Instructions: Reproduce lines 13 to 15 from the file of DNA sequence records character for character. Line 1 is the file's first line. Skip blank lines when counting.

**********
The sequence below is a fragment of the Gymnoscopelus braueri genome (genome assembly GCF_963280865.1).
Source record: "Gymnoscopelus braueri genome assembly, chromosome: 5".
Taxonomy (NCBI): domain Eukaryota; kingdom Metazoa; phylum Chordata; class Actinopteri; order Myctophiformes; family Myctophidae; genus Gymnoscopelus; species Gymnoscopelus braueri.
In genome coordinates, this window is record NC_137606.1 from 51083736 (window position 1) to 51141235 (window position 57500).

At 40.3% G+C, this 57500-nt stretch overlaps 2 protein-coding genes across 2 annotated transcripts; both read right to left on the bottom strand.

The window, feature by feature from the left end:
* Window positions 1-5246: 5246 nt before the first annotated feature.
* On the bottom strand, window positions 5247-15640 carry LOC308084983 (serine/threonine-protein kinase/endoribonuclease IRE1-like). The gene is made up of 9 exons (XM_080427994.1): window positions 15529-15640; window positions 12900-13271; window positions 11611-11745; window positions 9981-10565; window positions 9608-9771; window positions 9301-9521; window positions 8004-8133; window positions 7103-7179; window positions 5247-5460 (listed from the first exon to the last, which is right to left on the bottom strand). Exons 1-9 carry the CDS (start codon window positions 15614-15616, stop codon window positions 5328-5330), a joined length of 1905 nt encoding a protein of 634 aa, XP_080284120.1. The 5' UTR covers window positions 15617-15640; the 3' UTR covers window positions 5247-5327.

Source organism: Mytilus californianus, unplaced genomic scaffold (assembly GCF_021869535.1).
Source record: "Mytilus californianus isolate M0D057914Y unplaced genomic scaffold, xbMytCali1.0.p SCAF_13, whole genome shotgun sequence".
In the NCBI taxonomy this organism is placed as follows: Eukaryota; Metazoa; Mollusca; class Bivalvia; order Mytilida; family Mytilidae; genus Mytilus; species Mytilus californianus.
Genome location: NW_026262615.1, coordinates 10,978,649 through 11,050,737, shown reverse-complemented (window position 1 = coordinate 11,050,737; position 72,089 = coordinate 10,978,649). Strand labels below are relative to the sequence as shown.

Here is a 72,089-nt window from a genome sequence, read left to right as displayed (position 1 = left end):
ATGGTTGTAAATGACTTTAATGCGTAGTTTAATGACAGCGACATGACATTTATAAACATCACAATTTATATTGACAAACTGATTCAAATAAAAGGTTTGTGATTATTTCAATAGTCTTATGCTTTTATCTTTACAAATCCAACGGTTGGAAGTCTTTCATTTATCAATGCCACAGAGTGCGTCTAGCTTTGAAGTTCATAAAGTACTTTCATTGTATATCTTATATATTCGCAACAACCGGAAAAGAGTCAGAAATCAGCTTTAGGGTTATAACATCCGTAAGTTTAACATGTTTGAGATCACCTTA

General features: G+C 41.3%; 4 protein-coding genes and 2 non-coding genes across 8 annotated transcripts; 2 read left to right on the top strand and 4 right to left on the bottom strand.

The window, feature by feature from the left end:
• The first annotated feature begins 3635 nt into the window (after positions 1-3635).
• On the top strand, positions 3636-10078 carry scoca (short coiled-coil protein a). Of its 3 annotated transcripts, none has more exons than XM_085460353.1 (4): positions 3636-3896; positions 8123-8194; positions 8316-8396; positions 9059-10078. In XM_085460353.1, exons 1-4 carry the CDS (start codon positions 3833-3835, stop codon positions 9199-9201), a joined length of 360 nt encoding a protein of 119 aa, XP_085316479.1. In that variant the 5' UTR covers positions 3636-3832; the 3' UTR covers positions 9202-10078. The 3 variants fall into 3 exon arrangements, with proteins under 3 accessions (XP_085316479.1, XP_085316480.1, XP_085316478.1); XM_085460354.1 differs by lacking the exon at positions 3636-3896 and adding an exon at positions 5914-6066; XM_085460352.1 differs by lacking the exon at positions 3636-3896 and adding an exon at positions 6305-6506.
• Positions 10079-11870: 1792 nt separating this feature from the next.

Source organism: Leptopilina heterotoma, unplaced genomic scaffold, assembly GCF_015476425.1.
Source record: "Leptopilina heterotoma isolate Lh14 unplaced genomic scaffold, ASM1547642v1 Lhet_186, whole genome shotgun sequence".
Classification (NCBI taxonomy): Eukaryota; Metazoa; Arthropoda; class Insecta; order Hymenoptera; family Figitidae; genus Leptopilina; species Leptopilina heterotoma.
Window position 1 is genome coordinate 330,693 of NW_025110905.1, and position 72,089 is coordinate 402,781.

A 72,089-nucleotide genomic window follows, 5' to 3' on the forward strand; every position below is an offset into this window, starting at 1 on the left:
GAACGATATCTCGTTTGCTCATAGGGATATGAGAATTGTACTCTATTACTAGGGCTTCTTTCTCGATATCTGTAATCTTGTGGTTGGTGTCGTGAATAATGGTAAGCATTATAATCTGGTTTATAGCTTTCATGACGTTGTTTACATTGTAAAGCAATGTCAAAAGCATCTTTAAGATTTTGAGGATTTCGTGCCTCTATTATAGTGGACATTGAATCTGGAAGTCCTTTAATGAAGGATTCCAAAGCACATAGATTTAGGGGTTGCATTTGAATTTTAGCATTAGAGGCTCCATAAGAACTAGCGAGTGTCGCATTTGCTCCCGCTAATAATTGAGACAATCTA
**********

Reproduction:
Here is a 72,089-nt window from a genome sequence, read left to right as displayed (position 1 = left end):
ATGGTTGTAAATGACTTTAATGCGTAGTTTAATGACAGCGACATGACATTTATAAACATCACAATTTATATTGACAAACTGATTCAAATAAAAGGTTTGTGATTATTTCAATAGTCTTATGCTTTTATCTTTACAAATCCAACGGTTGGAAGTCTTTCATTTATCAATGCCACAGAGTGCGTCTAGCTTTGAAGTTCATAAAGTACTTTCATTGTATATCTTATATATTCGCAACAACCGGAAAAGAGTCAGAAATCAGCTTTAGGGTTATAACATCCGTAAGTTTAACATGTTTGAGATCACCTTA

General features: G+C 41.3%; 4 protein-coding genes and 2 non-coding genes across 8 annotated transcripts; 2 read left to right on the top strand and 4 right to left on the bottom strand.